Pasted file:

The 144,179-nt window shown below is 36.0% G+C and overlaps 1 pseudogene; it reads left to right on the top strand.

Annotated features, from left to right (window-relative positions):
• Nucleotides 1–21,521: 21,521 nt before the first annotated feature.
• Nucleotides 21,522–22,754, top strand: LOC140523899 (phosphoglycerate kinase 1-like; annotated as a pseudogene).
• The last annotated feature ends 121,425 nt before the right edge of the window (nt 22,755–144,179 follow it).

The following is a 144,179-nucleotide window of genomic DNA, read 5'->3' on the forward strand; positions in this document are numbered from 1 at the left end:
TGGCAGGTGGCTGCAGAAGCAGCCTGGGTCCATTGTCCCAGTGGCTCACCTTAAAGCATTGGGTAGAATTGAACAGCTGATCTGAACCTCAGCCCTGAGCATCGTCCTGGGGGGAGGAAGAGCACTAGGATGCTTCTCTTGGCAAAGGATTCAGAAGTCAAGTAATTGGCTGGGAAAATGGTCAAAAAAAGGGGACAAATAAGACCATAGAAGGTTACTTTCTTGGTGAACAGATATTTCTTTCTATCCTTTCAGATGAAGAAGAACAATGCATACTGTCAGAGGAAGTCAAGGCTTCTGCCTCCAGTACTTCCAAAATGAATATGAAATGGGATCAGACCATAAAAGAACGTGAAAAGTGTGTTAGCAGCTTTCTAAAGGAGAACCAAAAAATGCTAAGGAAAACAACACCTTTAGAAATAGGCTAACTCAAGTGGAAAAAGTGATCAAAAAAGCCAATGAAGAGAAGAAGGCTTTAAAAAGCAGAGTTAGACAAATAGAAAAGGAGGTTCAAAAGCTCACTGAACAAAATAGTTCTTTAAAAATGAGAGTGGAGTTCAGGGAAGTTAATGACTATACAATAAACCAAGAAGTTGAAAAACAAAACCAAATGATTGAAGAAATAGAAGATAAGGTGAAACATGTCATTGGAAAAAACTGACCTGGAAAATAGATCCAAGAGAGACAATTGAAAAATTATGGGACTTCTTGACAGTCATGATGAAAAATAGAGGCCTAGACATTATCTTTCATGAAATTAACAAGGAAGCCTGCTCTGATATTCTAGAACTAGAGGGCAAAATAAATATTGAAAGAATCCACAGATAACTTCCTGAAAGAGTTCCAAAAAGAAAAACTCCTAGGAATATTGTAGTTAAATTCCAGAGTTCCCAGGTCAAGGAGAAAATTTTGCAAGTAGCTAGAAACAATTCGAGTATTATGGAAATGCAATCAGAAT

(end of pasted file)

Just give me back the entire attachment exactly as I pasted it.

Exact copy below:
The 144,179-nt window shown below is 36.0% G+C and overlaps 1 pseudogene; it reads left to right on the top strand.

Annotated features, from left to right (window-relative positions):
• Nucleotides 1–21,521: 21,521 nt before the first annotated feature.
• Nucleotides 21,522–22,754, top strand: LOC140523899 (phosphoglycerate kinase 1-like; annotated as a pseudogene).
• The last annotated feature ends 121,425 nt before the right edge of the window (nt 22,755–144,179 follow it).

The following is a 144,179-nucleotide window of genomic DNA, read 5'->3' on the forward strand; positions in this document are numbered from 1 at the left end:
TGGCAGGTGGCTGCAGAAGCAGCCTGGGTCCATTGTCCCAGTGGCTCACCTTAAAGCATTGGGTAGAATTGAACAGCTGATCTGAACCTCAGCCCTGAGCATCGTCCTGGGGGGAGGAAGAGCACTAGGATGCTTCTCTTGGCAAAGGATTCAGAAGTCAAGTAATTGGCTGGGAAAATGGTCAAAAAAAGGGGACAAATAAGACCATAGAAGGTTACTTTCTTGGTGAACAGATATTTCTTTCTATCCTTTCAGATGAAGAAGAACAATGCATACTGTCAGAGGAAGTCAAGGCTTCTGCCTCCAGTACTTCCAAAATGAATATGAAATGGGATCAGACCATAAAAGAACGTGAAAAGTGTGTTAGCAGCTTTCTAAAGGAGAACCAAAAAATGCTAAGGAAAACAACACCTTTAGAAATAGGCTAACTCAAGTGGAAAAAGTGATCAAAAAAGCCAATGAAGAGAAGAAGGCTTTAAAAAGCAGAGTTAGACAAATAGAAAAGGAGGTTCAAAAGCTCACTGAACAAAATAGTTCTTTAAAAATGAGAGTGGAGTTCAGGGAAGTTAATGACTATACAATAAACCAAGAAGTTGAAAAACAAAACCAAATGATTGAAGAAATAGAAGATAAGGTGAAACATGTCATTGGAAAAAACTGACCTGGAAAATAGATCCAAGAGAGACAATTGAAAAATTATGGGACTTCTTGACAGTCATGATGAAAAATAGAGGCCTAGACATTATCTTTCATGAAATTAACAAGGAAGCCTGCTCTGATATTCTAGAACTAGAGGGCAAAATAAATATTGAAAGAATCCACAGATAACTTCCTGAAAGAGTTCCAAAAAGAAAAACTCCTAGGAATATTGTAGTTAAATTCCAGAGTTCCCAGGTCAAGGAGAAAATTTTGCAAGTAGCTAGAAACAATTCGAGTATTATGGAAATGCAATCAGAAT